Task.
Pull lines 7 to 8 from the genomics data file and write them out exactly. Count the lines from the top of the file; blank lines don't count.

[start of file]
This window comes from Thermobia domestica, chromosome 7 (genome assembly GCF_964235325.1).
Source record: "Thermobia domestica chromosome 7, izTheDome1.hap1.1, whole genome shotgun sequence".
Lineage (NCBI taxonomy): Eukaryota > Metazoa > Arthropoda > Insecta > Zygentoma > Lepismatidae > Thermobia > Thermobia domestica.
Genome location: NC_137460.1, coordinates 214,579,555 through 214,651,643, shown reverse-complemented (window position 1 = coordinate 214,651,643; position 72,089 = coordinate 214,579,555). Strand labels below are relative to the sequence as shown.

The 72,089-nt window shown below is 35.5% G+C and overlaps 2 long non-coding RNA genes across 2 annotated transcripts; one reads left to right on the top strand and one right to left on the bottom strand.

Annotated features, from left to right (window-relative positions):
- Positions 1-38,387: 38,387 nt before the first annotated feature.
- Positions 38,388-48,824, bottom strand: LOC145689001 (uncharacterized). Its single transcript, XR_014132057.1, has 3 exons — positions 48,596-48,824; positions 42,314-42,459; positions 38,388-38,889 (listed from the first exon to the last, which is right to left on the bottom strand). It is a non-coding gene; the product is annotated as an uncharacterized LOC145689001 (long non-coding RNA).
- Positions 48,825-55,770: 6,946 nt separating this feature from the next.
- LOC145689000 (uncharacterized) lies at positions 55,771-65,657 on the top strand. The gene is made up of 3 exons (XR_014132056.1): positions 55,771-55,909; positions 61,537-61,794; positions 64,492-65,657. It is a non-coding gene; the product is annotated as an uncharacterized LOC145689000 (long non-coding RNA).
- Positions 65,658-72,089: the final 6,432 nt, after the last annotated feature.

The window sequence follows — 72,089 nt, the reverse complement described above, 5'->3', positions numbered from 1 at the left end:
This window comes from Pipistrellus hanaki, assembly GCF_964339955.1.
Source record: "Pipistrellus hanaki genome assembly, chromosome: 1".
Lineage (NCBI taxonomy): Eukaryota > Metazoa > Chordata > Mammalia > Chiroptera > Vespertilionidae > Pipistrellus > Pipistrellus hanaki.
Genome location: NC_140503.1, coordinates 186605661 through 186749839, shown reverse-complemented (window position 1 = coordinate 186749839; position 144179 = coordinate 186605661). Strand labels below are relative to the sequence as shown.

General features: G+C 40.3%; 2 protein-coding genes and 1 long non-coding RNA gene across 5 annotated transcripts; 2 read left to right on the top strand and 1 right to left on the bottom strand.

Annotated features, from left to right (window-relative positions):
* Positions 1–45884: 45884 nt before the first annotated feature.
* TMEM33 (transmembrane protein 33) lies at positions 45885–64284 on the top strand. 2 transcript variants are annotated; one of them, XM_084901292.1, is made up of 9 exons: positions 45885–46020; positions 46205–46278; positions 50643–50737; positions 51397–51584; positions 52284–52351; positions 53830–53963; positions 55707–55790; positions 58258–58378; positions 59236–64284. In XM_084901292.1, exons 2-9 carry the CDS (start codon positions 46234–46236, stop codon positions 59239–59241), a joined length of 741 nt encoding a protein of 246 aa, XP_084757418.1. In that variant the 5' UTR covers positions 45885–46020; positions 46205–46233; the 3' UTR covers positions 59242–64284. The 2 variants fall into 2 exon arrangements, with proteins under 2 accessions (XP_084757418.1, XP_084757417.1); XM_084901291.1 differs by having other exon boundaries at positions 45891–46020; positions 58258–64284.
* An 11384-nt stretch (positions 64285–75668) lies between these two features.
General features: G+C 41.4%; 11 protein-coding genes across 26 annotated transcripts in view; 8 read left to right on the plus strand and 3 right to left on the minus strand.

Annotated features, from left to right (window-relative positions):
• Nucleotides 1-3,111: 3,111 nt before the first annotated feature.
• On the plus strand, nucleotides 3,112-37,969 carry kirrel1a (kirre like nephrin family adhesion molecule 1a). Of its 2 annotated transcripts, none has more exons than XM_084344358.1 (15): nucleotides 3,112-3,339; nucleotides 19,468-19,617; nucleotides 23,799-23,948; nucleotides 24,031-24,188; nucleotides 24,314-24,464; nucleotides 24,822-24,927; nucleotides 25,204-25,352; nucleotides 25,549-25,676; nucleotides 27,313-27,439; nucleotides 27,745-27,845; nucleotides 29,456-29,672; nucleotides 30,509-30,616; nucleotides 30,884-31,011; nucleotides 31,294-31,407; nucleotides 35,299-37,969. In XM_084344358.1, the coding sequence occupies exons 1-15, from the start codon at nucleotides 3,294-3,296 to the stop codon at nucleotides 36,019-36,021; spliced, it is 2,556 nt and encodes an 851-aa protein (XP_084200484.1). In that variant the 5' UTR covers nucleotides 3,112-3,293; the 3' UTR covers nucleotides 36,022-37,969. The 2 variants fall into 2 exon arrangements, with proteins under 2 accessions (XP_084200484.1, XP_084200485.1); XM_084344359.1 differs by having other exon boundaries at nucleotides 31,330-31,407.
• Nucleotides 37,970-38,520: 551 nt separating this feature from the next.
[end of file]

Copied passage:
- Positions 1-38,387: 38,387 nt before the first annotated feature.
- Positions 38,388-48,824, bottom strand: LOC145689001 (uncharacterized). Its single transcript, XR_014132057.1, has 3 exons — positions 48,596-48,824; positions 42,314-42,459; positions 38,388-38,889 (listed from the first exon to the last, which is right to left on the bottom strand). It is a non-coding gene; the product is annotated as an uncharacterized LOC145689001 (long non-coding RNA).